Towards Open and Equitable Access to Research and Knowledge for Development
PLoS Medicine (2011)
Leslie Chan and colleagues discuss the value of open access not just for access to health information, but also for transforming structural inequity in current academic reward systems and for valuing scholarship from the South.
Towards Open and Equitable Access...
Essay Towards Open and Equitable Access to Research and Knowledge for Development Leslie Chan*, Barbara Kirsop, Subbiah Arunachalam There is growing recognition that the capacity to conduct research and to share the resulting knowledge is fundamental to all aspects of human development, from improving health care delivery to increas- ing food security, and from enhancing education to stronger evidence-based pol- icymaking. Today, the primary vehicle for disseminating research is still the peer- reviewed journal, which has retained much of its traditional form and function, although now it is largely digital. But despite improved access to the Internet, researchers in the developing world con- tinue to face two problems���gaining access to academic publications due to the high cost of subscriptions, and getting their research published in ������international������ journals, because their work is either considered to be only of local or regional interest or does not meet the quality standards required by the major commer- cial indexes. The cartographic representa- tion of the world according to the volume of publications from each country in early 2000 starkly depicts a world of highly unequal contribution and participation in science (Figure 1). This inequity has led to the misguided notion that little, if any, research of substance is generated in the global South, and that the needs of researchers in poor countries are therefore met solely by information donation from the North. The one-way North to South flow of knowledge is not all that is necessary for development, and the Research4Life pro- gram only addresses part of the problem (http://www.research4life.org/). The Re- search4Life program is the collective name for three journal access programs���HI- NARI, AGORA, and OARE���and com- prises a public���private partnership be- tween major commercial publishers and three United Nations (UN) agencies (Box 1). The recent announcement by the commercial publisher Elsevier (a HI- NARI founding partner) of withdrawal of access to their journals from Bangla- deshi institutions, and the subsequent announcement that Bangladesh is in transition towards a paid licensing scheme , is sobering. It reminds us that large multinational publishers are driven primarily by commercial motives and market shares, and that HINARI may be serving as a marketing device to prepare the ground for national site licenses in the countries with rising GDP or growing research needs. Site licensing is a standard subscription prac- tice of commercial publishers for provid- ing institution-wide electronic access to their journals. Fees for site licensing generally vary according to the number of institutional users. It is also common for large multinational publishers to combine all of their journal holdings into one large ������take-it-or-leave-it������ bundle, often referred to as the ������Big Deal������ . While the Big Deal is a legitimate commercial strategy, even rich institu- tions in the North can ill-afford the continuing rising cost. It is very clear that for low-income countries, the so- called information philanthropy  is not a long-term sustainable solution to ensure access to publicly funded research publications, a prerequisite for develop- ing a strong and independent research base. Misguided Dependencies on Free Subscriptions Coming as these programs do with the blessings of the UN agencies and powerful commercial publishers, it has been hard to wean research communities off dependen- cy systems and onto true open access (OA) resources. These resources include the growing number of OA journals and institutional repositories worldwide that are now accessible free of cost to anyone with Internet access. The growing volume of OA resources provides a far greater degree of freedom for researchers to exchange and collaborate, for knowledge to be translated into useable forms by frontline health workers, and for emerging technologies such as text mining and semantic tagging for faster knowledge discovery to be used. It must be under- scored that such usages and redistribution are not permitted by donated content included in the Research4Life programs, even though users are free to read such content. Further, while the ������free access������ programs purport to be providing essential articles to researchers in poor nations (excluding countries such as India where the publishers have an existing market), access is not country-wide, but is only available if the researchers work in the registered institutions. South���South Collaborations For scholarly publishers and researchers in the South, OA is particularly important because it provides an unprecedented opportunity for South���South exchange and for local research to become an integral part of the global knowledge commons. More importantly, research findings from regions with similar socio- economic conditions may be far more The Essay section contains opinion pieces on topics of broad interest to a general medical audience. Citation: Chan L, Kirsop B, Arunachalam S (2011) Towards Open and Equitable Access to Research and Knowledge for Development. PLoS Med 8(3): e1001016. doi:10.1371/journal.pmed.1001016 Published March 29, 2011 Copyright: �� 2011 Chan et al. This is an open-access article distributed under the terms of the Creative Commons Attribution License, which permits unrestricted use, distribution, and reproduction in any medium, provided the original author and source are credited. Funding: No funding was received for this article. Competing Interests: Leslie Chan, Barbara Kirsop, and Subbiah Arunachalam are trustees of the Electronic Publishing Trust for Development, which promotes open access. Leslie Chan is the Director of Bioline International, which hosts the African Health Sciences journal. Abbreviations: HINARI, Health InterNetwork Access to Research Initiative JIF, journal impact factor OA, open access UN, United Nations WHO, World Health Organization * E-mail: email@example.com Provenance: Commissioned not externally peer reviewed. PLoS Medicine | www.plosmedicine.org 1 March 2011 | Volume 8 | Issue 3 | e1001016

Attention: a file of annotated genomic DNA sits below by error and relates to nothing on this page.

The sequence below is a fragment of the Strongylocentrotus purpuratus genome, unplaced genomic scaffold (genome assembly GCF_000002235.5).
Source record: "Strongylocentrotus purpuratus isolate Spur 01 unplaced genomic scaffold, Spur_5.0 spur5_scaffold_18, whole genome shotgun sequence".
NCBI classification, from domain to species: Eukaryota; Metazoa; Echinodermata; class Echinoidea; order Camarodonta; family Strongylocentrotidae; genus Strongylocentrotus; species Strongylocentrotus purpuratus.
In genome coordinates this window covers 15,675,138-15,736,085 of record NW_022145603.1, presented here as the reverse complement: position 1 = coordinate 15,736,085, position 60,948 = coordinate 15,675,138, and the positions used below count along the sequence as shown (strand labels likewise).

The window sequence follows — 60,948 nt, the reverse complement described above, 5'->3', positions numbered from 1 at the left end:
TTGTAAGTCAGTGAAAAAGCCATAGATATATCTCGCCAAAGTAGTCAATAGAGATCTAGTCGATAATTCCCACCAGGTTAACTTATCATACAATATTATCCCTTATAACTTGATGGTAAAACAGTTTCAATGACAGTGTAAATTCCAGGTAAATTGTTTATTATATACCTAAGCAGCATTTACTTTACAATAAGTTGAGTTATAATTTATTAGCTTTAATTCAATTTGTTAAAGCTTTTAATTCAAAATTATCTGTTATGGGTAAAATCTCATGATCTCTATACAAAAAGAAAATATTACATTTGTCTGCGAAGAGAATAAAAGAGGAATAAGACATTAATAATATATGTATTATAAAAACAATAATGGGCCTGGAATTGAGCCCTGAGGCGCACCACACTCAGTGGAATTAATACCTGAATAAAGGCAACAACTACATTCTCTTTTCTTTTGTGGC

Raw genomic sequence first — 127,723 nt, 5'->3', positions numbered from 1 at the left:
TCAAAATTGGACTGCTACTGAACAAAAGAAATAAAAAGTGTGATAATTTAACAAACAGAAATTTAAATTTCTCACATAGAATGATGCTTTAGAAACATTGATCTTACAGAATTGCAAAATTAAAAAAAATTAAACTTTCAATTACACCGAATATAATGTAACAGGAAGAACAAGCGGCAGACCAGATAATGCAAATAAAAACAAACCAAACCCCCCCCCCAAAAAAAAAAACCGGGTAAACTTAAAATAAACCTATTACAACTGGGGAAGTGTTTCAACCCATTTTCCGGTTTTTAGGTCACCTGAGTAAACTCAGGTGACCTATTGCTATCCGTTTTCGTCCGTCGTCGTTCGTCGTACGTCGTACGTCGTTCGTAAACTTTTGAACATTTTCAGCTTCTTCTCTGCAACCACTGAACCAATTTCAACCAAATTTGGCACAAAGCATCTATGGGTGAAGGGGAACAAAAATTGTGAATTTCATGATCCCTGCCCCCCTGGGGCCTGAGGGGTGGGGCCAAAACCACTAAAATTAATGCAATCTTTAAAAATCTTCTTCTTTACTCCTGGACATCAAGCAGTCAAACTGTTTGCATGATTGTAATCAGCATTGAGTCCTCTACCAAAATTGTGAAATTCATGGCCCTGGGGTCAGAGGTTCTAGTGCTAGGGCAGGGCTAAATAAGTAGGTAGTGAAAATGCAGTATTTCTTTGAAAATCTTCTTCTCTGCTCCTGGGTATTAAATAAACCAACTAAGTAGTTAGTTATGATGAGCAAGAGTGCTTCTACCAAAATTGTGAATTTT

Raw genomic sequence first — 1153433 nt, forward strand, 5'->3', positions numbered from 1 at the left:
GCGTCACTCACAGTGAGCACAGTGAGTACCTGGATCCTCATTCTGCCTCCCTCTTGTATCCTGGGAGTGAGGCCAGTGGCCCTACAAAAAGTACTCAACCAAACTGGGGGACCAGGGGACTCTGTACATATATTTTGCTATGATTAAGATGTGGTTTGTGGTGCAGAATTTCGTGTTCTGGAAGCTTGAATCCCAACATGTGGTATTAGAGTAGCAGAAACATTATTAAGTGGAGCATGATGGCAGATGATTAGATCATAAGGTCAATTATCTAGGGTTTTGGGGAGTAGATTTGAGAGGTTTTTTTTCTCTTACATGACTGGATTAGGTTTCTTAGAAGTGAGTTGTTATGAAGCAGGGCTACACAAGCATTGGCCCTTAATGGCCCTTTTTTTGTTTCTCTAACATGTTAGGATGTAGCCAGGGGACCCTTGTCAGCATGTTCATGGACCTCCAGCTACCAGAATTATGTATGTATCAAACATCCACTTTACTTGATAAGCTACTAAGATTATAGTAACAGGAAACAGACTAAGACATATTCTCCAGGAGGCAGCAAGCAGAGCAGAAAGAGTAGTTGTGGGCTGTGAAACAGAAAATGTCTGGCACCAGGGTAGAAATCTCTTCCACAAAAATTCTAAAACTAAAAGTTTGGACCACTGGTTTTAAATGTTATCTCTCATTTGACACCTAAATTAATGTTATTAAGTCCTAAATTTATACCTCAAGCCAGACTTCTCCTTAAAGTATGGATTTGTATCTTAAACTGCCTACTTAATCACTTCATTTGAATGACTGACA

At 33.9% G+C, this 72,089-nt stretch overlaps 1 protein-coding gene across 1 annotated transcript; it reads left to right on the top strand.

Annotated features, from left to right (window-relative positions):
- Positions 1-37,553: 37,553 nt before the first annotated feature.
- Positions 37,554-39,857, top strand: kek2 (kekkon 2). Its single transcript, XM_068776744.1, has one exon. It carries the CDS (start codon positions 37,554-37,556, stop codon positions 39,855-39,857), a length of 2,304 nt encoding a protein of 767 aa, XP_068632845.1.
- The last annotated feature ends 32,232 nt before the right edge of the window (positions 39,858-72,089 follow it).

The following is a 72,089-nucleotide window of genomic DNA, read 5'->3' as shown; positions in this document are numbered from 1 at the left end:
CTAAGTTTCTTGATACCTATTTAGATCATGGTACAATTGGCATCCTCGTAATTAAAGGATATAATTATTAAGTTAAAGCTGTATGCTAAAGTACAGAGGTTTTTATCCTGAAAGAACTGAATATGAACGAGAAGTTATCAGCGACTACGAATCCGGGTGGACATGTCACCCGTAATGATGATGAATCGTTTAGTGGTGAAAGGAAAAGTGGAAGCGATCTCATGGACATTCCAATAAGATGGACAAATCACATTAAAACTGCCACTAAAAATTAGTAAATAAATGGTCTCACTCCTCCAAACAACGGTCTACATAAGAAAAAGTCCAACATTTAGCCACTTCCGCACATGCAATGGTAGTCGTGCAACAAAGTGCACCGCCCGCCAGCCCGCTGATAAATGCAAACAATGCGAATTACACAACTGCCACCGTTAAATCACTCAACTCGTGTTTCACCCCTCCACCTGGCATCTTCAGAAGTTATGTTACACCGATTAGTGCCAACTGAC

relevant than research from the richer countries. This is particularly true with health care and medical treatments. Take, for example, the journal African Health Sciences, edited by Dr. James K. Tumwine and published by the Faculty of Medicine at Makerere University in Uganda. This 10-year-old journal is thriv- ing on the Web (http://www.bioline.org. br/hs) and gaining international recogni- tion and global usage, showing that OA is not only viable, but with time will become the norm. The journal is one of a small number of African-based journals indexed by Medline, and the journal content is also archived in PubMedCentral (http://www.ncbi.nlm.nih.gov/pmc/jour nals/378/), ensuring the long-term ac- cessibility of the growing body of knowl- edge recorded in the journal and by the growing community of researchers from the region. It is encouraging to know that across Africa, the number of journals that are becoming OA is growing, as is awareness about institutional repositories, thanks to the efforts of organizations such as the Electronic Information for Libraries (http://www.eifl.org/) and the Electronic Publishing Trust for Develop- ment (http://www.epublishingtrust.org/), the latter of which all three authors are trustees. Structural Inequity in Current Reward Systems Another major potential of OA is the correction to the current structural prob- lem of the academic evaluation and reward system, which has been dominated by a set of narrowly defined citation measures, most notably the journal impact factor (JIF), owned and controlled by the information conglomerate Thomson Reu- ters. The consolidation of the JIF as a global yardstick for measuring the quality of journals has created a highly competi- tive landscape of journal ranking and citation gaming, with journals from the developing countries being consistently marginalized [4,5]. This structural inequality has resulted in a citation and reputation divide in the developing world, with a sub-community of authors who publish almost exclusively in ������international������ journals indexed in the Thomson Reuters (formerly ISI) Web of Knowledge, while others are oriented towards research and publication in ������lo- cal������ journals on topics of interest to ������local������ audiences . And even though the latter may have greater impact for local or regional economic growth and public policy, these publications are often neglect- Summary Points N Unequal access to and distribution of public knowledge is governed by Northern standards and is increasingly inappropriate in the age of the networked ������Invisible College������. N Academic journals remain the primary distribution mechanism for research findings, but commercial journals are largely unaffordable for developing countries local journals���more relevant to resolving problems in the South��� are near-invisible and under-valued. N Donor solutions are unsustainable, are governed by markets rather than user needs, and instil dependency. N Open access is sustainable and research driven and builds independence and the capacity to establish a strong research base it is already converting local journals to international journals. N However, as open access becomes the norm, standards for the assessment of journal quality and relevance remain based on Northern values that ignore development needs and marginalise local scholarship. Figure 1. Unequal contribution and participation in science. Image �� Copyright SASI Group (University of Sheffield) and Mark Newman (University of Michigan). Available: http://www.worldmapper.org/display.php?selected=205. The authors have been granted permission to reproduce this figure under the terms of the Creative Commons Attribution License, which permits unrestricted use, distribution, and reproduction in any medium, provided the original author and source are credited. Source of data used to create map: World Bank���s 2005 World Development Indicators. doi:10.1371/journal.pmed.1001016.g001 PLoS Medicine | www.plosmedicine.org 2 March 2011 | Volume 8 | Issue 3 | e1001016